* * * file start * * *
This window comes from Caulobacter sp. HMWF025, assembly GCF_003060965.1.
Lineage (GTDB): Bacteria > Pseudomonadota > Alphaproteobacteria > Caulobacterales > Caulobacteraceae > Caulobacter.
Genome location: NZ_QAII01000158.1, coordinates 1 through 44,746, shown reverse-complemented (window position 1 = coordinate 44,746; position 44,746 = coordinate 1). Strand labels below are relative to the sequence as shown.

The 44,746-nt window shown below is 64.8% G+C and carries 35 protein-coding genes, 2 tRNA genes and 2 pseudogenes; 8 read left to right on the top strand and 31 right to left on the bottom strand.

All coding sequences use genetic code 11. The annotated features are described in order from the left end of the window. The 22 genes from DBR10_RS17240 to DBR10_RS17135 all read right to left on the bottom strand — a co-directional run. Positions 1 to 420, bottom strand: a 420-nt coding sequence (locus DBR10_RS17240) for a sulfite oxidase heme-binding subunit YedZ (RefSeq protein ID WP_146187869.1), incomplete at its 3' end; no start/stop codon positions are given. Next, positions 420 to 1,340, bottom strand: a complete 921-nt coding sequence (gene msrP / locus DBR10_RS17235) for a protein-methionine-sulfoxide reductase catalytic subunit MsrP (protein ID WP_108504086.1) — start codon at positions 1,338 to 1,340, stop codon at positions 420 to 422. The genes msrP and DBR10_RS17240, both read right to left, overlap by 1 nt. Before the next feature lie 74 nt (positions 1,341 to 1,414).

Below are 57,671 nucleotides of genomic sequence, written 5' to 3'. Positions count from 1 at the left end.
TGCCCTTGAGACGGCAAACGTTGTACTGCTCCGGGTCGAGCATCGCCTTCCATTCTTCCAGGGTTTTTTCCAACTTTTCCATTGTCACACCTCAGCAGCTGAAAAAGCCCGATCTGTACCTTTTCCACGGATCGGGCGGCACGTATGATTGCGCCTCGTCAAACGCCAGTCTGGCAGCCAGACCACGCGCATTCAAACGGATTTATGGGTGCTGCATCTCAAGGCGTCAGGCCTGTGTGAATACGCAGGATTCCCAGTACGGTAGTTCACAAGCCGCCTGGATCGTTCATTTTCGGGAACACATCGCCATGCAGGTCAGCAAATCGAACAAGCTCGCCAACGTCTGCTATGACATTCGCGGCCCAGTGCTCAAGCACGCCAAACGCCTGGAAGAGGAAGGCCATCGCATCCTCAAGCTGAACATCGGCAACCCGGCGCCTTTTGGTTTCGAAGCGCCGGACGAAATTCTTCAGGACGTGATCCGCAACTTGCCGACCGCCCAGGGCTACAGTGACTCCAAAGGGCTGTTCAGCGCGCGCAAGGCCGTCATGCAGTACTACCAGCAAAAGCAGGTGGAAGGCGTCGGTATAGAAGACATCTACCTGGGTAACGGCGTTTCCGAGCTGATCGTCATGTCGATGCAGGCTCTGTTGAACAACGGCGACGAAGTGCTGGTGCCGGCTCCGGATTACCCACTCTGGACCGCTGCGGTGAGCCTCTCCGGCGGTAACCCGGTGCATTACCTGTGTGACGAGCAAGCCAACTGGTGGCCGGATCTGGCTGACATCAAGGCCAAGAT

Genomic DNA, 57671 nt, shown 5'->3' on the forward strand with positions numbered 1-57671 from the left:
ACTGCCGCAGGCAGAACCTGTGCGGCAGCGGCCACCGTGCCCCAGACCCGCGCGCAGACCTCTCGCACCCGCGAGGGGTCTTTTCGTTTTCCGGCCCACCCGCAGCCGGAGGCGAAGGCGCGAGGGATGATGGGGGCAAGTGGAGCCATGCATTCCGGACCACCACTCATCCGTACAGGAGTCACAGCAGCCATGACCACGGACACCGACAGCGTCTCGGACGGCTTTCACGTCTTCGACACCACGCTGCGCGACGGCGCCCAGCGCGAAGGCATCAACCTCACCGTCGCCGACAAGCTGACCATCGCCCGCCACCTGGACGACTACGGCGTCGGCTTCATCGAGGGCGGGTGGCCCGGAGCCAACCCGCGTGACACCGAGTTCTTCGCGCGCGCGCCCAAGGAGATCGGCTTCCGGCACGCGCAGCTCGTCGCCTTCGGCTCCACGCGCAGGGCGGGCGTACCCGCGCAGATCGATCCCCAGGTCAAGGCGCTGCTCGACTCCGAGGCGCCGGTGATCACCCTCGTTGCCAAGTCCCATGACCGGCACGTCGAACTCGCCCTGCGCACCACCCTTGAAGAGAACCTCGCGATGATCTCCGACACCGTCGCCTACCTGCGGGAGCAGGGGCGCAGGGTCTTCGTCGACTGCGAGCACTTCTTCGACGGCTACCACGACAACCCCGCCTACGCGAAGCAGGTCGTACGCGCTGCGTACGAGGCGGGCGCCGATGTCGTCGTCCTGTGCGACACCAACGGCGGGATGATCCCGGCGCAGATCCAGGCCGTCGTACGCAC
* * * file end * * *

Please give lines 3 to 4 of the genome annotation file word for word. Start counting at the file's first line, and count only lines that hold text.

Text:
Genome location: NZ_QAII01000158.1, coordinates 1 through 44,746, shown reverse-complemented (window position 1 = coordinate 44,746; position 44,746 = coordinate 1). Strand labels below are relative to the sequence as shown.

The 44,746-nt window shown below is 64.8% G+C and carries 35 protein-coding genes, 2 tRNA genes and 2 pseudogenes; 8 read left to right on the top strand and 31 right to left on the bottom strand.